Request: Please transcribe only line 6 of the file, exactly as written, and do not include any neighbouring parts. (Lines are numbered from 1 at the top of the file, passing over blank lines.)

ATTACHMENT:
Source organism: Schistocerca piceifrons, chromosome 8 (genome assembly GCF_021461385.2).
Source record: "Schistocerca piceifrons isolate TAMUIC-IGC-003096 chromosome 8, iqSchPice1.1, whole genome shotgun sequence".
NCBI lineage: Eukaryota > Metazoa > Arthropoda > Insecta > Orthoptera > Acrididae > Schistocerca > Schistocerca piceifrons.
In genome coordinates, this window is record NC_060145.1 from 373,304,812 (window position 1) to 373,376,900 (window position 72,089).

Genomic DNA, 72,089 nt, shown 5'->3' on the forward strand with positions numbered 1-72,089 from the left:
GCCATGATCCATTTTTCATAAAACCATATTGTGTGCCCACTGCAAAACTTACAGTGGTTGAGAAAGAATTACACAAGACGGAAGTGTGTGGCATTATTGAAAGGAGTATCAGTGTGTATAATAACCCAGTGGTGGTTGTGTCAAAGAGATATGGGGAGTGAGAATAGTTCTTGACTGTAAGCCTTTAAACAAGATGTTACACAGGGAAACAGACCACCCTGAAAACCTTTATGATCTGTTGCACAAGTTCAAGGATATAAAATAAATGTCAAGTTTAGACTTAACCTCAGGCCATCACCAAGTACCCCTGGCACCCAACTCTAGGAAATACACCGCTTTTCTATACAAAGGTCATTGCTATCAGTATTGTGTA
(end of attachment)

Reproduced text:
GCCATGATCCATTTTTCATAAAACCATATTGTGTGCCCACTGCAAAACTTACAGTGGTTGAGAAAGAATTACACAAGACGGAAGTGTGTGGCATTATTGAAAGGAGTATCAGTGTGTATAATAACCCAGTGGTGGTTGTGTCAAAGAGATATGGGGAGTGAGAATAGTTCTTGACTGTAAGCCTTTAAACAAGATGTTACACAGGGAAACAGACCACCCTGAAAACCTTTATGATCTGTTGCACAAGTTCAAGGATATAAAATAAATGTCAAGTTTAGACTTAACCTCAGGCCATCACCAAGTACCCCTGGCACCCAACTCTAGGAAATACACCGCTTTTCTATACAAAGGTCATTGCTATCAGTATTGTGTA